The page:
A new Mercury artist that I’m real excited about is Neal Coty.  His album is very diverse and all over the place musically.  His records are more like out of the Bruce Springsteen school, and it gives me a chance to get experience in another musical area.”

Stegall has been producing John Anderson, Sammy Kershaw and Terri Clark.  He claims, “I’ll produce Alan Jackson as long as he’ll let me because it’s been a wonderful thing.  Alan is the only outside act I’m allowed to produce in my exclusive deal with Mercury.  I signed Kim Richey but I’m not producing her.  It all depends on which marriage of artist and producer will make the best record.  I think John Anderson and Sammy Kershaw are tremendous stylists, so it’s a pleasure to work with them.”

He acknowledges that “it’s pretty tough to balance” his writing, singing, producing, and executive responsibilities, adding, “I think the thing that suffers most is my writing time.  I have to shut everything down and concentrate.  Each day, I just get up and try to accomplish what has to be done.  I usually try to get the production and record company responsibilities out of the way first.  They are more tedious, and it’s hard to write when you’re in the middle of making a record with someone or trying to take care of A&R duties.  I try to schedule three or four days in a row where I can commit to write.  I try to write at home and get away from the telephone so I can focus on writing.  I usually come to a writing session with an idea, hook, melody, or maybe part of a verse on paper – rarely anything on tape.”

Stegall says he writes “two different ways if I’m writing by myself or with co-writers.  If it’s for somebody else’s project, I don’t mind co-writing.  I still write with Carson Chamberlain and Gary Harrison, and I probably will write with Roger Murrah again.  We work together so well, it’s like we just continue the conversation from last time.  There’s constant feedback between writers when you’re working together to wrestle with the lyrics and melodies.  I did co-write some on Passages, but usually it’s easier to write by myself, nurture the songs and keep them close to me if it’s for my own records.”

He adds that “I’ve been real lucky in having great artists do my songs.  I’ve had two George Jones cuts.  Reba McIntire, Kenny Rogers, Charley Pride and other wonderful singers have cut my songs.  It was a thrill to listen to Johnny Mathis in the studio recording two of my songs.  And I remember writing “Love’s Got A Hold On You” with Carson Chamberlain, and to hear Alan sing it was a kick.  I’d love to have Merle Haggard cut any of my songs.”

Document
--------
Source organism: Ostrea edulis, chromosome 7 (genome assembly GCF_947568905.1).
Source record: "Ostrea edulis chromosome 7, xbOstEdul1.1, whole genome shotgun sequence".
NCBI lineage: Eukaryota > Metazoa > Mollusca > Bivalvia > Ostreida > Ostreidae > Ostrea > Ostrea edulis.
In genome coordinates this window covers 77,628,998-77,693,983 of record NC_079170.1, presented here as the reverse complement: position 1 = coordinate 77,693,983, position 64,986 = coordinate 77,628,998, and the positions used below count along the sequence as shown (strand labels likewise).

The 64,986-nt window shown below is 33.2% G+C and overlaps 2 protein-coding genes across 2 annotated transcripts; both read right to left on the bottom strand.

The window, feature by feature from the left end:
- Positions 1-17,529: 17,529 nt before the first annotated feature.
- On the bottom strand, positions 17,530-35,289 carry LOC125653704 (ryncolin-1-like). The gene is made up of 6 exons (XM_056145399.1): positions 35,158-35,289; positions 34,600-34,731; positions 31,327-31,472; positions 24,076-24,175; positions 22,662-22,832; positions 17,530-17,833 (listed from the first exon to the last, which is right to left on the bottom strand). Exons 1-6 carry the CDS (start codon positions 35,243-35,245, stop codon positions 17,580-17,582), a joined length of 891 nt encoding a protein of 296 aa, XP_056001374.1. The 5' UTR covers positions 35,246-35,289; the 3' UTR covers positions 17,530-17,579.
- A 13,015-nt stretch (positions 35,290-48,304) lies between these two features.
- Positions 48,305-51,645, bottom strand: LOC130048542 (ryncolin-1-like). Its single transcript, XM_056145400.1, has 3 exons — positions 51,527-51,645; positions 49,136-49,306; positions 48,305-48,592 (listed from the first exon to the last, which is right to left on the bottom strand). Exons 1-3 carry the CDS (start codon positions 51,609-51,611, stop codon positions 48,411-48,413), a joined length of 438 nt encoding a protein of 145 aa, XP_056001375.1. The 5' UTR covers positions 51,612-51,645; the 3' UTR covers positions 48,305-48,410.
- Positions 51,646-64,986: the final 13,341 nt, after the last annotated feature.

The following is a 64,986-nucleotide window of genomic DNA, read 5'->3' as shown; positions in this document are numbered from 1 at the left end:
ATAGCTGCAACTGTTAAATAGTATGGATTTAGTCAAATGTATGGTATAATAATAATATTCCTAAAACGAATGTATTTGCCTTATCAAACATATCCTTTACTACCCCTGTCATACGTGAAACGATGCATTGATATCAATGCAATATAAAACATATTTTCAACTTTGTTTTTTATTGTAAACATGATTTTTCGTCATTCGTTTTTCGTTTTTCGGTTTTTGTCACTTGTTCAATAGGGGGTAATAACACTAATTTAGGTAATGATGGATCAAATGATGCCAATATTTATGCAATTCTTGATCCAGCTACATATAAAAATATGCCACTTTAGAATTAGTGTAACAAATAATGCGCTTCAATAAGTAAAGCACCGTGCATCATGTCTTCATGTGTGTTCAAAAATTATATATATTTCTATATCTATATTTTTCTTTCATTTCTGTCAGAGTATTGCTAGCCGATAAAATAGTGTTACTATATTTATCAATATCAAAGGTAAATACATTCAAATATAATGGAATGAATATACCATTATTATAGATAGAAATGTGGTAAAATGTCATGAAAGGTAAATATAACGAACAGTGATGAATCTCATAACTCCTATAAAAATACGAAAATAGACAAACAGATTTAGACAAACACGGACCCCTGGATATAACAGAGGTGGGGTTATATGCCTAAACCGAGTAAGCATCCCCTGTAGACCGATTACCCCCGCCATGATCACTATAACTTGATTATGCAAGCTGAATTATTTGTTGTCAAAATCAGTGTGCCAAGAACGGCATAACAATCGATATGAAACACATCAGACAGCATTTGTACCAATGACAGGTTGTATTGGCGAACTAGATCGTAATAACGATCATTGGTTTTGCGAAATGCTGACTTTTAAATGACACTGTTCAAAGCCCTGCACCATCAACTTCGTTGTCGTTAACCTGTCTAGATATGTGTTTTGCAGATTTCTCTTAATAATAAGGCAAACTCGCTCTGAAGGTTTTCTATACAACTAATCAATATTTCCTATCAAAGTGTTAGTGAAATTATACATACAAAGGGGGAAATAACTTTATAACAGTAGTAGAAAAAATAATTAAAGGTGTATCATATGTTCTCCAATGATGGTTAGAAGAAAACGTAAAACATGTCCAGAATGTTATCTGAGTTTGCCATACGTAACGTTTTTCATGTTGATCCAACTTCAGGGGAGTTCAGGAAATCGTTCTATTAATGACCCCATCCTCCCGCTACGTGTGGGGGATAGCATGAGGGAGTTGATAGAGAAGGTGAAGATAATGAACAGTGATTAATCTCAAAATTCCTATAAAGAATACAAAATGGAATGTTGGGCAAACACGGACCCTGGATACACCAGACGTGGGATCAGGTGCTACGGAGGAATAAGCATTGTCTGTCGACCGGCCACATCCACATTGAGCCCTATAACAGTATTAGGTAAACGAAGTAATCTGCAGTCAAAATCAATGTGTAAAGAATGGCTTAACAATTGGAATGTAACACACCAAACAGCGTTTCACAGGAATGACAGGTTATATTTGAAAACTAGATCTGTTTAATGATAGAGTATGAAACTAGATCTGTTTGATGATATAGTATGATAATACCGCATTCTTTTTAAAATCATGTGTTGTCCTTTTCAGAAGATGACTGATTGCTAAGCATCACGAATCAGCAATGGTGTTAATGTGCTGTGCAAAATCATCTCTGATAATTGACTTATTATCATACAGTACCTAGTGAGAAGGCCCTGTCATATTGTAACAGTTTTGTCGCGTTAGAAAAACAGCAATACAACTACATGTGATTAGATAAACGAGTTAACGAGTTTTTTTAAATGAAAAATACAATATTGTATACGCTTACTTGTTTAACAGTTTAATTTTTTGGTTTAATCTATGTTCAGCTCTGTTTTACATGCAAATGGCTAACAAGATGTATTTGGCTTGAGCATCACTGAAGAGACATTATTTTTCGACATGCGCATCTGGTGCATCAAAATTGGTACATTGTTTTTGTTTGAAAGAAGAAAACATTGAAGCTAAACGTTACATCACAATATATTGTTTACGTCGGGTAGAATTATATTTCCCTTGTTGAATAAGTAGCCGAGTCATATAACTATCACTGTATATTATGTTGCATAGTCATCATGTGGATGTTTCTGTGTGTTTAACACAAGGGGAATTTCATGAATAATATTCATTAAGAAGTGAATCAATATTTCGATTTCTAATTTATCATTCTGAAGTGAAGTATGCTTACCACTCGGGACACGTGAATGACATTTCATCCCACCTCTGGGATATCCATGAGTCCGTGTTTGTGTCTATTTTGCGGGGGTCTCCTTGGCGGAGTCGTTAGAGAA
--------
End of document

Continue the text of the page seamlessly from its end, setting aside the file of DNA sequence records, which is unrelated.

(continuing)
Stegall says, “I try not to cross over into working on two or three production projects at once because a one-on-one attitude is important in the creative process.  So I try to give each project all of my attention.  And it is hard to work in A&R when there are so many talented artists out there because, unfortunately, a label only has places for so many artists and I have to tell a lot of them to be patient until a slot opens up.”

He still remembers his own first time on stage at the age of eight “vividly.  It was like electricity, being in front Of a big crowd.  My aunt had taken me to K-Mart to get my first pair of cowboy boots for the show, and it was really cool.”  He plans to continue to play “small clubs and try new songs on the audiences at places like Nashville’s Bluebird Café, and I’d also like to focus on the European Market for future performances.”

Stegall’s first love remains songwriting and his publishing companies (Keith Stegall Music, Little Cayman Music and Cayman Moon Music) should continue to provide some of country and pop’s best lyrics and melodies.

He says his goal is to “keep trying to put another dream on the horizon to reach for.”  This multi-talented writer should have no problem at all achieving any of his goals.


1 COMMENT

  1. Keith… we must be related somewhere back a generation or two. I’ve been playing piano since I was five. Right now I’m on tour in Europe….Sweden, Germany and Spain….am professor of piano at Coastal Carolina University in Conway, SC (Myrtle Beach area).

    My brother Mark also has the musical genes….he has a few songs published in Nashville but with who I don’t know.

    My sister is NOT at all musical, she’s in medicine in Memphis.

    Hope to meet you some day.

    Your pianistic cousin?

    Gary Stegall

Popular Posts